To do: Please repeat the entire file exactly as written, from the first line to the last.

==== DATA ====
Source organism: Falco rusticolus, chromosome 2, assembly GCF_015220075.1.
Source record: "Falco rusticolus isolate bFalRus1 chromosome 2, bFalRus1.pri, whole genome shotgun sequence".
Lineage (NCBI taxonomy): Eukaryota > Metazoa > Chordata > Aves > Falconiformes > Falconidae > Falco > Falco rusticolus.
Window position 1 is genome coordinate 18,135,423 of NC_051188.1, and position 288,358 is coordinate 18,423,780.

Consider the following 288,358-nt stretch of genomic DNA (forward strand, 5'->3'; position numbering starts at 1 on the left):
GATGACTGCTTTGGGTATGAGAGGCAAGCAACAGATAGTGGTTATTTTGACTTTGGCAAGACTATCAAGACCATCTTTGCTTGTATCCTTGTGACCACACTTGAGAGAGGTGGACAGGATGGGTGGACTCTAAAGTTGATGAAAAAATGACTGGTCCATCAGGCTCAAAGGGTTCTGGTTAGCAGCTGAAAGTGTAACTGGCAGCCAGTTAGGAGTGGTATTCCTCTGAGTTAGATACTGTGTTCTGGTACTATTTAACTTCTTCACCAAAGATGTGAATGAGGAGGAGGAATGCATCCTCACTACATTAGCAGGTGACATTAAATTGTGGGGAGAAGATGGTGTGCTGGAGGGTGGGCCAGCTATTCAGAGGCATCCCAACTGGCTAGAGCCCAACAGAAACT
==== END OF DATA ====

Source organism: Falco rusticolus, chromosome 2, assembly GCF_015220075.1.
Source record: "Falco rusticolus isolate bFalRus1 chromosome 2, bFalRus1.pri, whole genome shotgun sequence".
Lineage (NCBI taxonomy): Eukaryota > Metazoa > Chordata > Aves > Falconiformes > Falconidae > Falco > Falco rusticolus.
Window position 1 is genome coordinate 18,135,423 of NC_051188.1, and position 288,358 is coordinate 18,423,780.

Consider the following 288,358-nt stretch of genomic DNA (forward strand, 5'->3'; position numbering starts at 1 on the left):
GATGACTGCTTTGGGTATGAGAGGCAAGCAACAGATAGTGGTTATTTTGACTTTGGCAAGACTATCAAGACCATCTTTGCTTGTATCCTTGTGACCACACTTGAGAGAGGTGGACAGGATGGGTGGACTCTAAAGTTGATGAAAAAATGACTGGTCCATCAGGCTCAAAGGGTTCTGGTTAGCAGCTGAAAGTGTAACTGGCAGCCAGTTAGGAGTGGTATTCCTCTGAGTTAGATACTGTGTTCTGGTACTATTTAACTTCTTCACCAAAGATGTGAATGAGGAGGAGGAATGCATCCTCACTACATTAGCAGGTGACATTAAATTGTGGGGAGAAGATGGTGTGCTGGAGGGTGGGCCAGCTATTCAGAGGCATCCCAACTGGCTAGAGCCCAACAGAAACT